Mysore in general

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Page 516 - Then come celestial beasts and celestial birds, and all along the east front a frieze of groups from human life, and then a cornice, with a rail, divided into panels, each containing two figures. Over this are windows of pierced slabs, like those of Baillur, though not so rich or varied.
Page 574 - The inhabitants give themselves no trouble about the breaking up and the division of kingdoms, while the village remains entire. They care not to what power it is transferred, or to what sovereign it devolves ; its internal economy remains unchanged...
Page xii - I am to do justice to the memory of Dr Leyden. I only know that he rose, by the power of native genius, from the humblest origin to a very distinguished rank in the literary world. His studies included almost every branch of human science, and he was alike ardent in the pursuit of all. The greatest power of his mind was perhaps shown in his acquisition of modern and ancient languages.
Page 493 - What distinguishes the Turanian languages is, that in them the conjugation and declension can still be taken to pieces; and although the terminations have by no means always retained their significative power as independent words, they are felt as modificatory syllables, and as distinct from the roots to which they are appended.
Page 351 - The city of Bijanagar is such that eye has not seen nor ear heard of any place resembling it upon the whole earth. It is so built that it has seven fortified walls, one within the other. Beyond the circuit of the outer wall there is an esplanade extending for about fifty yards, in which stones are fixed near one another to the height of a man; one half buried firmly in the earth, and the other half rises above it, so that neither foot nor horse, however bold, can advance with facility near the outer...
Page 463 - The ritual of the Jains is as simple as their moral code. The Yati, or devotee, dispenses with acts of worship at his pleasure, and the lay votary is only bound to visit daily a temple where some of the images of the Tirthankaras are erected, walk round it three times, make an obeisance to the images, with an offering of some trifle, usually fruit or flowers, and pronounce some such Mantra, or prayer, as the following: "Namo Arihantdnam, Namo Siddhdnam, Namo Arydnam, Namo Updjydnam, Namo Loe Sabba...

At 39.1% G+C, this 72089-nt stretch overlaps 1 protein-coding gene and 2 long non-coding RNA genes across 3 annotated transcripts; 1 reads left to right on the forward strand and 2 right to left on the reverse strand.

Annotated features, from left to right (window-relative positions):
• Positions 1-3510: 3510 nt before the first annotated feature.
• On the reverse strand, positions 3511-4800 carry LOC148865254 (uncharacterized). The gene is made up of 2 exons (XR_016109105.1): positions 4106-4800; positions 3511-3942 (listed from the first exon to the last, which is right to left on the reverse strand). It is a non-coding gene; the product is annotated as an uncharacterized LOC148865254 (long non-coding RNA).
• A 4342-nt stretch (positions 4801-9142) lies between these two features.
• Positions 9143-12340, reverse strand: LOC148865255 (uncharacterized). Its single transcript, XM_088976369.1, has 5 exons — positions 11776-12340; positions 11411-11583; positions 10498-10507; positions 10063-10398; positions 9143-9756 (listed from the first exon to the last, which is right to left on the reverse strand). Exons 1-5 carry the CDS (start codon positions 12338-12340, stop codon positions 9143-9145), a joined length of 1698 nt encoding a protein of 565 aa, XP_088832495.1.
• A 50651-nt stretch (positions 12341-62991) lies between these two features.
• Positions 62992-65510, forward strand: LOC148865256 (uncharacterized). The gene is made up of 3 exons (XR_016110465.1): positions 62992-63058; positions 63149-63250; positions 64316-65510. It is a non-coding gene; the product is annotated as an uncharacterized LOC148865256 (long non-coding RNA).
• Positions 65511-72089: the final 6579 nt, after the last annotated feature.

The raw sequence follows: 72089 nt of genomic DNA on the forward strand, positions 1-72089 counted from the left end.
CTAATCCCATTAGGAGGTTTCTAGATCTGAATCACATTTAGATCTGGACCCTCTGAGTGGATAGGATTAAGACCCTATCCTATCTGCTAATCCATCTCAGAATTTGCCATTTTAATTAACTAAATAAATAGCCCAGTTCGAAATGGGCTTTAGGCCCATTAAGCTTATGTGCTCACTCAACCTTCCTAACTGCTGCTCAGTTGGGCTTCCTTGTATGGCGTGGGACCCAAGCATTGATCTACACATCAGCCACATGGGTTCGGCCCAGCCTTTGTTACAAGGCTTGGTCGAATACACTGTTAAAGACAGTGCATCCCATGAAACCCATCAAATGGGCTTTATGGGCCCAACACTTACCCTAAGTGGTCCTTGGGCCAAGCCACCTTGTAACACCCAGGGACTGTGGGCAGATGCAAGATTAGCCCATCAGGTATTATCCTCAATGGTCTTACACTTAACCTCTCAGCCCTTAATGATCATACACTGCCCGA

Page 413 - ... and the delivery of four of his sons and four of his chief officers as hostages. These terms were rejected by the Sultan. On the 4th May AD the breach was reported practicable, and the troops were led...
Page xiii - Quenched is his lamp of varied lore That loved the light of song to pour ; A distant and a deadly shore Has LEYDEN'S cold remains ! XII.
Page 401 - that every being in the district, without distinction, should be honoured with Islam, that the houses of such as fled to avoid that honour should be burned, that they should be traced to their lurking-places, and that all means of truth and falsehood, fraud or force, should be employed to effect their universal conversion.
Page 477 - Tapta does not jects of interest, and the practice of virtue in word, act, and thought. Truth, good council, mild speaking, and study belong to the first; liberality, kindness, and protection, to the second, and clemency, freedom from envy, and faith, to the last. These ten duties form the moral code of the Mddhwas*. The usual rites of worship1, as practiced by the Vaishnavas of this sect, are observed, and the same festivals.

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